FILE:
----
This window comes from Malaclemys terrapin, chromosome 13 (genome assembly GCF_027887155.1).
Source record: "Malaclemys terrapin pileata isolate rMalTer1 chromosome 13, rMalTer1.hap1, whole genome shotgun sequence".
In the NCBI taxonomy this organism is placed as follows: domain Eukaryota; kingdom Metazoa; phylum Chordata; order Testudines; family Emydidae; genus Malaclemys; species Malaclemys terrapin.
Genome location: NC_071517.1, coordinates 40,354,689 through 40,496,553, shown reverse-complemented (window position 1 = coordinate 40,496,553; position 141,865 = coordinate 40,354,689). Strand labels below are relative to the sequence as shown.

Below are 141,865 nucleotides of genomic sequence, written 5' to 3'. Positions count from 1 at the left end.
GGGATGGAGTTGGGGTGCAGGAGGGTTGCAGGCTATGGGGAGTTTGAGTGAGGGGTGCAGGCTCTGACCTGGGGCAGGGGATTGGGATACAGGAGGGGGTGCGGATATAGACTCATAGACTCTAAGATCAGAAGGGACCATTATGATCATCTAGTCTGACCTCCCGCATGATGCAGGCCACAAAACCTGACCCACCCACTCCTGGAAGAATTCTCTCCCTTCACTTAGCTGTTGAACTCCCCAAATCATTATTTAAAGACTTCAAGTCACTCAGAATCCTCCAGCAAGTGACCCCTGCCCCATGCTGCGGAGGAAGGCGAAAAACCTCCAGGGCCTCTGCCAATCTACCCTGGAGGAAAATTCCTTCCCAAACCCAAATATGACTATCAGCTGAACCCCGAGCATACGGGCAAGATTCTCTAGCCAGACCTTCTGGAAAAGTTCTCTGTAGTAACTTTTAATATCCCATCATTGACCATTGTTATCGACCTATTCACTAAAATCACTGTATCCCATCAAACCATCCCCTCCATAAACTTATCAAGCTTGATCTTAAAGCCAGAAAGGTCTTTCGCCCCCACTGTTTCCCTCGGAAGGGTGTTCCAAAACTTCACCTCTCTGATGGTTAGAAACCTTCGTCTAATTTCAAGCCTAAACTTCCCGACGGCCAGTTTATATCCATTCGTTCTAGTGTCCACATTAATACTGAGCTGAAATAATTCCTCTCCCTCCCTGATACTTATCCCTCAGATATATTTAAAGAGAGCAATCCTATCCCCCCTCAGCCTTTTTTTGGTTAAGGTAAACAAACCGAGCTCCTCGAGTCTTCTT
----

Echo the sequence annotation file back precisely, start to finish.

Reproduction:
This window comes from Malaclemys terrapin, chromosome 13 (genome assembly GCF_027887155.1).
Source record: "Malaclemys terrapin pileata isolate rMalTer1 chromosome 13, rMalTer1.hap1, whole genome shotgun sequence".
In the NCBI taxonomy this organism is placed as follows: domain Eukaryota; kingdom Metazoa; phylum Chordata; order Testudines; family Emydidae; genus Malaclemys; species Malaclemys terrapin.
Genome location: NC_071517.1, coordinates 40,354,689 through 40,496,553, shown reverse-complemented (window position 1 = coordinate 40,496,553; position 141,865 = coordinate 40,354,689). Strand labels below are relative to the sequence as shown.

Below are 141,865 nucleotides of genomic sequence, written 5' to 3'. Positions count from 1 at the left end.
GGGATGGAGTTGGGGTGCAGGAGGGTTGCAGGCTATGGGGAGTTTGAGTGAGGGGTGCAGGCTCTGACCTGGGGCAGGGGATTGGGATACAGGAGGGGGTGCGGATATAGACTCATAGACTCTAAGATCAGAAGGGACCATTATGATCATCTAGTCTGACCTCCCGCATGATGCAGGCCACAAAACCTGACCCACCCACTCCTGGAAGAATTCTCTCCCTTCACTTAGCTGTTGAACTCCCCAAATCATTATTTAAAGACTTCAAGTCACTCAGAATCCTCCAGCAAGTGACCCCTGCCCCATGCTGCGGAGGAAGGCGAAAAACCTCCAGGGCCTCTGCCAATCTACCCTGGAGGAAAATTCCTTCCCAAACCCAAATATGACTATCAGCTGAACCCCGAGCATACGGGCAAGATTCTCTAGCCAGACCTTCTGGAAAAGTTCTCTGTAGTAACTTTTAATATCCCATCATTGACCATTGTTATCGACCTATTCACTAAAATCACTGTATCCCATCAAACCATCCCCTCCATAAACTTATCAAGCTTGATCTTAAAGCCAGAAAGGTCTTTCGCCCCCACTGTTTCCCTCGGAAGGGTGTTCCAAAACTTCACCTCTCTGATGGTTAGAAACCTTCGTCTAATTTCAAGCCTAAACTTCCCGACGGCCAGTTTATATCCATTCGTTCTAGTGTCCACATTAATACTGAGCTGAAATAATTCCTCTCCCTCCCTGATACTTATCCCTCAGATATATTTAAAGAGAGCAATCCTATCCCCCCTCAGCCTTTTTTTGGTTAAGGTAAACAAACCGAGCTCCTCGAGTCTTCTT